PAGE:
Byles wants EPOC-type oversight of Jamaica's programmes, policies
The new inductee into the Private Sector Organisation of Jamaica (PSOJ) Hall of Fame, Richard Byles, is recommending the establishment of an Economic Programme Oversight Committee (EPOC)-type arrangement to provide surveillance over the broad economic and social affairs of the country.
He says the concept of shared leadership, which EPOC represented, is a viable path to greater success in decision implementation for Jamaica, noting that the efficacy of the suggestion can be seen by the undisputed success of the model in Jamaica's International Monetary Fund (IMF) programme.
"Jamaica made a remarkable turnaround, moving from being locked out of international financial markets due to a lack of confidence in our capacity to manage our own affairs, to becoming the poster child for the IMF," Byles told the audience gathered to witness his induction at The Jamaica Pegasus hotel in New Kingston on Monday night.
Downplaying talk of over-reach, Byles, who is chairman of Sagicor Group Jamaica, said, "Some persons may consider these proposals as trespassing on the responsibilities of government, but in about two years, the current IMF agreement comes to an end and so will their monitoring of our economic development. We need continued strong oversight. We've come too far and paid too high a price to make any mistakes in the future."
He says such an EPOC-type committee must draw on the best talents in Jamaica from all sectors as the way to go in managing the country's affairs and protecting the gains of recent times.
"Oversight committees, comprised of government and non-government members, headed by strong, proven leaders who are willing to put their most valuable asset at risk, their reputations, certainly, it worked for us," he said after remarking on the seven areas that assisted the work of EPOC that he co-chaired with Bank of Jamaica Governor Brian Wynter in the four years leading up to 2016.
Byles said that included having a strong minister of finance in the form of Dr Peter Phillips and a well-crafted, time-bound IMF programme that had rewards such as capital market access and draw-downs. He also said the establishment of an efficient coordination and implementation unit aided by the private sector ensured that the various government departments fulfilled their obligations in a timely manner.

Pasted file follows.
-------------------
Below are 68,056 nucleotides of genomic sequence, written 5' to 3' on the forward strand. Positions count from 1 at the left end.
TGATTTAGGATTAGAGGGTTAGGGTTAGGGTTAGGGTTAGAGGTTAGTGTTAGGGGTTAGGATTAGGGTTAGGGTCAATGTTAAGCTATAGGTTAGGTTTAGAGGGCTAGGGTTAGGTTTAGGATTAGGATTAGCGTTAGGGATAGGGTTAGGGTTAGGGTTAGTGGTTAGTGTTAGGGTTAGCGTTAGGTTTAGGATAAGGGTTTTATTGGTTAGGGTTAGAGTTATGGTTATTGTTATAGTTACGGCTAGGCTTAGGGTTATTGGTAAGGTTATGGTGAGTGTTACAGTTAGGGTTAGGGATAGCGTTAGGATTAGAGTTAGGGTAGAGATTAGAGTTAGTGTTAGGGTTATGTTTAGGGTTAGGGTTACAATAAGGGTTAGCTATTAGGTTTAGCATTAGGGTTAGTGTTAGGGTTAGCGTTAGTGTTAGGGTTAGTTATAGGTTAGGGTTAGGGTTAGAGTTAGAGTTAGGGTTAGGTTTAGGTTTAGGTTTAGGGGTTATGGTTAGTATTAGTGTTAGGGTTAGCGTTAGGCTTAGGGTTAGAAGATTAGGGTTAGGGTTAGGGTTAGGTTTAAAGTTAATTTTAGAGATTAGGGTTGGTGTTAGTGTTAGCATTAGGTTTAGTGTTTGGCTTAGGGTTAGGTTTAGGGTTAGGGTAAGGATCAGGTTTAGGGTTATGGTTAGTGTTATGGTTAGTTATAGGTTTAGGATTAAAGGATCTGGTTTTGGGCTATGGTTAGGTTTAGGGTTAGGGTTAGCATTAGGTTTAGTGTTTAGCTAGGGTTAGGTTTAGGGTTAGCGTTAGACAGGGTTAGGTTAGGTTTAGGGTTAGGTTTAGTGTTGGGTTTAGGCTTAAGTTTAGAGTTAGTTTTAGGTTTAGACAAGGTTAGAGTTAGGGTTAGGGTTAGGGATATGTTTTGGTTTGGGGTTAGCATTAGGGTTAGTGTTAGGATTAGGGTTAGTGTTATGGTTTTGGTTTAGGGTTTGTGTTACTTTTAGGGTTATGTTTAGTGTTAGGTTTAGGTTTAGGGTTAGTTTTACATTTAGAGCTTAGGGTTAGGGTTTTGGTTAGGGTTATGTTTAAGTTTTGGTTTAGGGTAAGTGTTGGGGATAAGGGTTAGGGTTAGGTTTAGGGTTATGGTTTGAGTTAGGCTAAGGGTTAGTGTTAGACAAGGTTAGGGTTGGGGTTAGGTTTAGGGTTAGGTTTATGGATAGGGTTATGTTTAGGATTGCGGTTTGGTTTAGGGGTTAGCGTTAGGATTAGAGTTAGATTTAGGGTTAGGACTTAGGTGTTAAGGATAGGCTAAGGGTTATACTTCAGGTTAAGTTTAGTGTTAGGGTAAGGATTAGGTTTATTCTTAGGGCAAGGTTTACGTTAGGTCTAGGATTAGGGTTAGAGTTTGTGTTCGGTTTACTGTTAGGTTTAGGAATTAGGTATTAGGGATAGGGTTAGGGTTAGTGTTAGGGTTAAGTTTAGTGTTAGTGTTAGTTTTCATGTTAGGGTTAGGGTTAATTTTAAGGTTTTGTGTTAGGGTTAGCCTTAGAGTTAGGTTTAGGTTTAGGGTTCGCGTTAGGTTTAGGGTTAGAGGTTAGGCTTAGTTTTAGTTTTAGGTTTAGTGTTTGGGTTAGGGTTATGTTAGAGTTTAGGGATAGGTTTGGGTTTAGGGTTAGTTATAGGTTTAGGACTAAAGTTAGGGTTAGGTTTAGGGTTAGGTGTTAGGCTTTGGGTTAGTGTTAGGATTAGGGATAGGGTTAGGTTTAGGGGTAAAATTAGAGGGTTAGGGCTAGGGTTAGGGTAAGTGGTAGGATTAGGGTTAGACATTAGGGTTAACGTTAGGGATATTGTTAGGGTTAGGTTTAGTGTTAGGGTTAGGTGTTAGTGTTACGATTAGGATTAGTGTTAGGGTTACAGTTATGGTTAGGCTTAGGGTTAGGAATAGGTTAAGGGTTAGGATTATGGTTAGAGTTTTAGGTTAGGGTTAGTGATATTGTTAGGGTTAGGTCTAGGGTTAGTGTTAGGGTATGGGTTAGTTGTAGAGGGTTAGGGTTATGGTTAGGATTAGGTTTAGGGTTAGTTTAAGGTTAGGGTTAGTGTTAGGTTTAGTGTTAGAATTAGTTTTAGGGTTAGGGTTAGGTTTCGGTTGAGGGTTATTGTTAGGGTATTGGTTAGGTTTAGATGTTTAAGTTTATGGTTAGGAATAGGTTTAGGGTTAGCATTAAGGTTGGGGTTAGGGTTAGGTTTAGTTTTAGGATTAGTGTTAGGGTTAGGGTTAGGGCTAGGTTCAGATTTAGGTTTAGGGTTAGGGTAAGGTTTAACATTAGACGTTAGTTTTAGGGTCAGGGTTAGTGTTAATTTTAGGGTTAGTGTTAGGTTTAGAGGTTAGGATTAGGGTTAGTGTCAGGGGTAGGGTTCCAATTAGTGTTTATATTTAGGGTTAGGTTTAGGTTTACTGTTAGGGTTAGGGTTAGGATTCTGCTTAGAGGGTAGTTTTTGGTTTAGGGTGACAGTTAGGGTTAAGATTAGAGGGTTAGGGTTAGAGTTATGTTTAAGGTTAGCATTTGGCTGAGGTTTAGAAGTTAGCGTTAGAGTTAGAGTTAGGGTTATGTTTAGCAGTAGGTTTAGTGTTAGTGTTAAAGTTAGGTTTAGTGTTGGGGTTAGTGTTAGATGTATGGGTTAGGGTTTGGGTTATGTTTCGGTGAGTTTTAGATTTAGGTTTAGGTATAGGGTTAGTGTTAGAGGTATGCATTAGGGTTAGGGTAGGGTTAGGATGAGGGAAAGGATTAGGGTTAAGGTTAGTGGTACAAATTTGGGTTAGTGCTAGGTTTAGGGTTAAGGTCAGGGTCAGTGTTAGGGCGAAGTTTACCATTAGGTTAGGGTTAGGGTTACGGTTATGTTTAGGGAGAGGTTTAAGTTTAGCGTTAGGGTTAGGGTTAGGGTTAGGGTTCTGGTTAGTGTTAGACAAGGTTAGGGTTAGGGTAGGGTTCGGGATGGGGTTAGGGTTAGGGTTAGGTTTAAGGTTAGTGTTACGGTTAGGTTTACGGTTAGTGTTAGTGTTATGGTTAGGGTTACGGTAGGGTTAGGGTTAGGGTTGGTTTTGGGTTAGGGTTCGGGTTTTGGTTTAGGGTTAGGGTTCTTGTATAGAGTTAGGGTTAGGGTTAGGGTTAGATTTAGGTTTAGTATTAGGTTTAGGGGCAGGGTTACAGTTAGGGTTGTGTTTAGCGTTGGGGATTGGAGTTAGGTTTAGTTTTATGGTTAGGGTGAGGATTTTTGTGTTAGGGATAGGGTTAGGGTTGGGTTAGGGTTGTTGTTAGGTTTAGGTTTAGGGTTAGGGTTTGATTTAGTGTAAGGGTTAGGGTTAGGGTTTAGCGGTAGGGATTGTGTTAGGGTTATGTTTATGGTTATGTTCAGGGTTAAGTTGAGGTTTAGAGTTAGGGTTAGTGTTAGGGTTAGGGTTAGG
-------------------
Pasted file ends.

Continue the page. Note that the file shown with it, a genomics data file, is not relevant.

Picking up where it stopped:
Byles, former president and chief executive officer of Sagicor Group, said the emergence of EPOC as an honest broker served to instill confidence in the IMF programme across political lines, ensure transparency and holding the Government accountable.
Noting that all the macroeconomic indicators continued to be positive and that the table is well set for growth, Byles warned, however, that it was easy to slip back into old ways.
"In such an environment, we may find it easy to forget how we got into this debt trap and how important it is to remain vigilant," he said.
The Hall of Fame inductee noted that in 2012, Parliament adopted the Fiscal Responsibility Act, which guards Jamaica against spending excessively and requires governments to continue the journey to a 60 per cent debt-to-gross domestic product ratio, suggesting that the auditor general requires assistance to ensure Jamaica meets the target.
"I believe that the management of that potentially powerful instrument should be shared between the auditor general, which the law puts in charge of this, and a broad oversight committee," Byles said.
EPOC consists of persons from the private and public sectors, as well as civil society, who receive and review information from the Government of Jamaica on the progress of implementation of the memorandum of economic and financial policies over the life of the IMF's four-year extended fund facility, as well as under the current standby agreement. EPOC's role was to assist in ensuring that the agreed targets are achieved and advise the public, through the media, of any concerns or developments.
Byles also suggested that as Jamaica moves towards establishing an independent Bank of Jamaica (BOJ), careful consideration should be given to the composition of the board. He said that, as far as he is concerned, it is important that the BOJ board include a number of independent-minded Jamaicans from civil society.